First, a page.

CDC reporting ‘troubling’ drop in vaccinations for kids during COVID-19 pandemic

Local drop in vaccination rates; immunizations due 30 days after school starts

VIDEO: CDC reporting ‘troubling’ drop in vaccinations for kids during COVID-19 pandemic

CHARLESTON, S.C. (WCSC) - The CDC reported what it calls a “troubling” drop in routine vaccinations for kids during the COVID-19 pandemic.

The agency said while families followed public health warnings about staying home during the pandemic, “an unfortunate result was many missed routine vaccinations.”

Dr. Elizabeth Mack, MUSC Division Chief of Pediatric Critical Care, said ultimately, we experienced that drop in South Carolina, too.

“And right now, we do worry that herd immunity doesn’t exist because so many people are behind,” Dr. Mack said. “In the midst of a pandemic, one thing we definitely don’t need is the resurgence of vaccine-preventable diseases. While people are talking quite a bit about COVID vaccine, we already have a large number of very safe and effective vaccines out there.”

“Now is the time to go ahead and make those appointments,” said Tracie Horton, Ladson Elementary School’s nurse.

Horton said CCSD nurses are reminding parents that doctors' offices are safe for routine vaccine visits.

Some shots are required by state law.

“If you’re remote or virtual - even if you’re virtual for 9 weeks - you’re still counted as part of our attendance. We may be calling you and you say, ‘But I’m virtual.’ But you still have to comply,” Horton explained.

Your child’s immunization records or exemption forms are due within 30 days of the start of school. For those who started school this past Tuesday in the TriCounty, that deadline would be Oct. 8.

School nurses must submit a compliance report to DHEC 45 days after the start of school.

DHEC’s website says students in 5K to grade 12 in public and private schools need to be up-to-date on Hepatitis A and B, Dtap, polio, MMR, chickenpox and the whooping cough booster.

Health experts highly recommend a flu shot, too.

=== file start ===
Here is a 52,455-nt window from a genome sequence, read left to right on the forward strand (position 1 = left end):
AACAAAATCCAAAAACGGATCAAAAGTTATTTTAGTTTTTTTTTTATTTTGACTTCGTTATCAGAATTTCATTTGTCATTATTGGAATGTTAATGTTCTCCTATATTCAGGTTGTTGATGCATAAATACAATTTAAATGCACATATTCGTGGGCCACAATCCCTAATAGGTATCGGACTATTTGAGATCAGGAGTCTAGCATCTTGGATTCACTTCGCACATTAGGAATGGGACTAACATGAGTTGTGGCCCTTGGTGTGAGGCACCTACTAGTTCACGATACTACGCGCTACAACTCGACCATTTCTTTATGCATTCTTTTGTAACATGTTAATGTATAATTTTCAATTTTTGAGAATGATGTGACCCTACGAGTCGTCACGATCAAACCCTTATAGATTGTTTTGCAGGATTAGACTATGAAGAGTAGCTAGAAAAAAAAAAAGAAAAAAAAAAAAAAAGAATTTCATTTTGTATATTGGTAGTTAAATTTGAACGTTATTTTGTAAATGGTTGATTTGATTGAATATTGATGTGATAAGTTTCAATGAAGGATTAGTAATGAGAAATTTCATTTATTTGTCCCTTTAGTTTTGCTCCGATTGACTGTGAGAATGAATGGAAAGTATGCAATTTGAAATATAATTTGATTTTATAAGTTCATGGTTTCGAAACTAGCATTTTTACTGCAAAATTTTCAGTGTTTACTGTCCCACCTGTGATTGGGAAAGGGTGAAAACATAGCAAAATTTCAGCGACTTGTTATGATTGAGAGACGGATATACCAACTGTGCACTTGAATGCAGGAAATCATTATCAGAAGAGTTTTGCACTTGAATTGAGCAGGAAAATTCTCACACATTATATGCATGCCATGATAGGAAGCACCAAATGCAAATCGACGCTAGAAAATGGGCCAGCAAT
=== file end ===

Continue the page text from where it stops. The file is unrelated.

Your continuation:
Horton said, “If we look like in a couple weeks we can go to 50% [in-person capacity] like the Superintendent is hoping, they have 30 days to comply from the first day of school. I certainly wouldn’t want to not let a student come in to school because they didn’t have all their immunizations.”

Even providing proof of an upcoming vaccine appointment is helpful for school nurses.

“This is a top concern for folks,” said Joey Current, Trident United WayHealth Services Manager. "And many people in our community do not have a primary care physician.

Current said, “Trident United Way knows that many of our communities face barriers that prevent access to some of these essential health services like routine vaccines. These barriers range from lack of affordable health insurance, lack of transportation, lack of health care services in some areas.”

TUW’s Healthy TriCounty program lists several no cost and low-cost health resources for parents online.

Current said they are planning to help out with a mobile vaccine van through MUSC in October, too.

We will release those dates and details when they are available.

“It’s really important that we aren’t all-consumed with COVID-19 and forget about some of these other childhood immunizations that schools require. Those are just as important right now,” Current said.

While we don’t have a COVID-19 vaccine yet, these heath experts said it’s essential to protect kids from diseases we can prevent.

SCDHEC says the only available immunization exemptions in South Carolina are for medical or religious reasons.

Personal reasons are not accepted in our state.

Exemption forms must be signed and notarized and can be picked up in person from a county health department location

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